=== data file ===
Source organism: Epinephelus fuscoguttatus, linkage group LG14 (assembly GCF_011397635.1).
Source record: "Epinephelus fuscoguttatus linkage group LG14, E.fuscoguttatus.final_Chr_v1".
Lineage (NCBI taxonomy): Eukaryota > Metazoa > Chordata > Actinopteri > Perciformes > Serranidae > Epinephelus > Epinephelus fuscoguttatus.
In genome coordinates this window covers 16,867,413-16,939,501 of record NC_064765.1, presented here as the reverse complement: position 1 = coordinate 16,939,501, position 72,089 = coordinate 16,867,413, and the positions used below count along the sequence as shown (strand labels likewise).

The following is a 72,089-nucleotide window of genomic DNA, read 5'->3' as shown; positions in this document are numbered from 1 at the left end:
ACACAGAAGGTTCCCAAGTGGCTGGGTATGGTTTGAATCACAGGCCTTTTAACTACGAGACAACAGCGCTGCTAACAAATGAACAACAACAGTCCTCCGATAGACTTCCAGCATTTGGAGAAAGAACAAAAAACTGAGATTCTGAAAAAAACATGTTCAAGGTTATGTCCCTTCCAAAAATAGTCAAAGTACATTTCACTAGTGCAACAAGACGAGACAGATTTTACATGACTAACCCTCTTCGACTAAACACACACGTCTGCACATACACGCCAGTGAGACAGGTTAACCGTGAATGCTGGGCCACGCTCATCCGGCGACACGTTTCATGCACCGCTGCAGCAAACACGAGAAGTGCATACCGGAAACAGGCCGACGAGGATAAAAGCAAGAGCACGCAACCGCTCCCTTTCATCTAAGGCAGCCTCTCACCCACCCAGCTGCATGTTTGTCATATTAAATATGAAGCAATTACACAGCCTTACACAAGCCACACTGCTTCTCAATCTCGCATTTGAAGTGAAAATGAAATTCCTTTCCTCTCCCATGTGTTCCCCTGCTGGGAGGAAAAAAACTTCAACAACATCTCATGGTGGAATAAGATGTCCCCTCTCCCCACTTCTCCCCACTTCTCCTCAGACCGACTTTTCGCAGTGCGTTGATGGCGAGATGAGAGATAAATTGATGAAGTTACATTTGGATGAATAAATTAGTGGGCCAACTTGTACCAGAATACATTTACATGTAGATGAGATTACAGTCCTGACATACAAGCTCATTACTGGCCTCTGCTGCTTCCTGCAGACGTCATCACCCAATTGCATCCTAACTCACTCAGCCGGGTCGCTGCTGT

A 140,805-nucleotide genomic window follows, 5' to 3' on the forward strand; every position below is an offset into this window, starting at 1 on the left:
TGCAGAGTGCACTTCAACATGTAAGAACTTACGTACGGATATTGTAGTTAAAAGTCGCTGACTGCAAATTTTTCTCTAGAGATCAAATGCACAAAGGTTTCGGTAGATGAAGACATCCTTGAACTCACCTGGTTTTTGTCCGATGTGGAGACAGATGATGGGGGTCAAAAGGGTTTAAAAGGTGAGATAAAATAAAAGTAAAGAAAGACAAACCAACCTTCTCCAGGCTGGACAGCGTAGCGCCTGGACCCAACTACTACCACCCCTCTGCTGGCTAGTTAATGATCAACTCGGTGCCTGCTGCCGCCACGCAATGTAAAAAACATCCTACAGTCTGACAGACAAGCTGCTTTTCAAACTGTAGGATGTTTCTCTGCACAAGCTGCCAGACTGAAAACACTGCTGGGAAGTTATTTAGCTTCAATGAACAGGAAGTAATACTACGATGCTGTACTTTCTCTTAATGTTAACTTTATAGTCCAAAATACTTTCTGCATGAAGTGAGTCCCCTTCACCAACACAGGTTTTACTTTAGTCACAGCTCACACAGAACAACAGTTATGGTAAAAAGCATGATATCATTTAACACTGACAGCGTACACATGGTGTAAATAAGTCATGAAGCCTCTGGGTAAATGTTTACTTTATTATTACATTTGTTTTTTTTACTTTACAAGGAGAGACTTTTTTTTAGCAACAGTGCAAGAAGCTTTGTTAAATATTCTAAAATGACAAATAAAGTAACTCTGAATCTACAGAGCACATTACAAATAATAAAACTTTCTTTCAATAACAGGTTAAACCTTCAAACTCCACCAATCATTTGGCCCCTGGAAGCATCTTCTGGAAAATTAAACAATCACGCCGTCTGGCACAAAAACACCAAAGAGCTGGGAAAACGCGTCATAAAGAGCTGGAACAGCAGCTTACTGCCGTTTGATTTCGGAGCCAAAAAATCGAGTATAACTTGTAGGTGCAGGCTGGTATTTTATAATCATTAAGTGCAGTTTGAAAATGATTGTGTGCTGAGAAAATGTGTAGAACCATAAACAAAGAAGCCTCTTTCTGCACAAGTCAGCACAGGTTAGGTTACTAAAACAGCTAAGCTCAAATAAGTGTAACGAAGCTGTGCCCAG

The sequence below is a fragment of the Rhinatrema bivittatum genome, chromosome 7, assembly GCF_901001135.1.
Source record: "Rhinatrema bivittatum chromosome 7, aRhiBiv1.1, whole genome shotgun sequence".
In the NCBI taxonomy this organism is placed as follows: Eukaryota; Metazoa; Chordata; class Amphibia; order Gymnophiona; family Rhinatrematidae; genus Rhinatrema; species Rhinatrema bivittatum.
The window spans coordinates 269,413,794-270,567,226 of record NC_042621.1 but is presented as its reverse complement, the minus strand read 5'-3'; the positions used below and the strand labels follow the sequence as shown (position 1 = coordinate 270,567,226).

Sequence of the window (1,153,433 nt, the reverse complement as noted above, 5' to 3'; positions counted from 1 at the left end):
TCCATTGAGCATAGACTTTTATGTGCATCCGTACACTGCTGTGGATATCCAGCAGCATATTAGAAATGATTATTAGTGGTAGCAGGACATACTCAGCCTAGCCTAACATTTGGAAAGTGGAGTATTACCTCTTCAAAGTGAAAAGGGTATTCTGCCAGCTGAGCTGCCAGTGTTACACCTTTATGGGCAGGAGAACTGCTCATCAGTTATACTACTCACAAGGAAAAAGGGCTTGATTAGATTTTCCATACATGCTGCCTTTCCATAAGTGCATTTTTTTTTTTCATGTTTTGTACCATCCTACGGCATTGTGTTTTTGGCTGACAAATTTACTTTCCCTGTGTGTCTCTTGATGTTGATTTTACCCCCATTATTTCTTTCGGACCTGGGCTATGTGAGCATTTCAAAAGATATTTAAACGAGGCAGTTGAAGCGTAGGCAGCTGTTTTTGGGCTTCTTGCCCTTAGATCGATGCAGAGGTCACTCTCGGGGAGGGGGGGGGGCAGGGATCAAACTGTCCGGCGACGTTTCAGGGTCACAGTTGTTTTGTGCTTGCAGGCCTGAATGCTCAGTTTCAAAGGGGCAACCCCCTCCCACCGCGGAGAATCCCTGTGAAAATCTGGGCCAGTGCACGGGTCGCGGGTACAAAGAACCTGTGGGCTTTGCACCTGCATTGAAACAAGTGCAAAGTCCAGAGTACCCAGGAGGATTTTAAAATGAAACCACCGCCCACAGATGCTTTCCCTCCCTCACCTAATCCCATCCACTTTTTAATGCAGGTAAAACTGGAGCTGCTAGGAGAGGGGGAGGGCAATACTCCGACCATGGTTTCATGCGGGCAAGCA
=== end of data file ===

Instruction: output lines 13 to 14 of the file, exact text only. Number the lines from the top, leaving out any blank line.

Sequence of the window (1,153,433 nt, the reverse complement as noted above, 5' to 3'; positions counted from 1 at the left end):
TCCATTGAGCATAGACTTTTATGTGCATCCGTACACTGCTGTGGATATCCAGCAGCATATTAGAAATGATTATTAGTGGTAGCAGGACATACTCAGCCTAGCCTAACATTTGGAAAGTGGAGTATTACCTCTTCAAAGTGAAAAGGGTATTCTGCCAGCTGAGCTGCCAGTGTTACACCTTTATGGGCAGGAGAACTGCTCATCAGTTATACTACTCACAAGGAAAAAGGGCTTGATTAGATTTTCCATACATGCTGCCTTTCCATAAGTGCATTTTTTTTTTTCATGTTTTGTACCATCCTACGGCATTGTGTTTTTGGCTGACAAATTTACTTTCCCTGTGTGTCTCTTGATGTTGATTTTACCCCCATTATTTCTTTCGGACCTGGGCTATGTGAGCATTTCAAAAGATATTTAAACGAGGCAGTTGAAGCGTAGGCAGCTGTTTTTGGGCTTCTTGCCCTTAGATCGATGCAGAGGTCACTCTCGGGGAGGGGGGGGGGCAGGGATCAAACTGTCCGGCGACGTTTCAGGGTCACAGTTGTTTTGTGCTTGCAGGCCTGAATGCTCAGTTTCAAAGGGGCAACCCCCTCCCACCGCGGAGAATCCCTGTGAAAATCTGGGCCAGTGCACGGGTCGCGGGTACAAAGAACCTGTGGGCTTTGCACCTGCATTGAAACAAGTGCAAAGTCCAGAGTACCCAGGAGGATTTTAAAATGAAACCACCGCCCACAGATGCTTTCCCTCCCTCACCTAATCCCATCCACTTTTTAATGCAGGTAAAACTGGAGCTGCTAGGAGAGGGGGAGGGCAATACTCCGACCATGGTTTCATGCGGGCAAGCA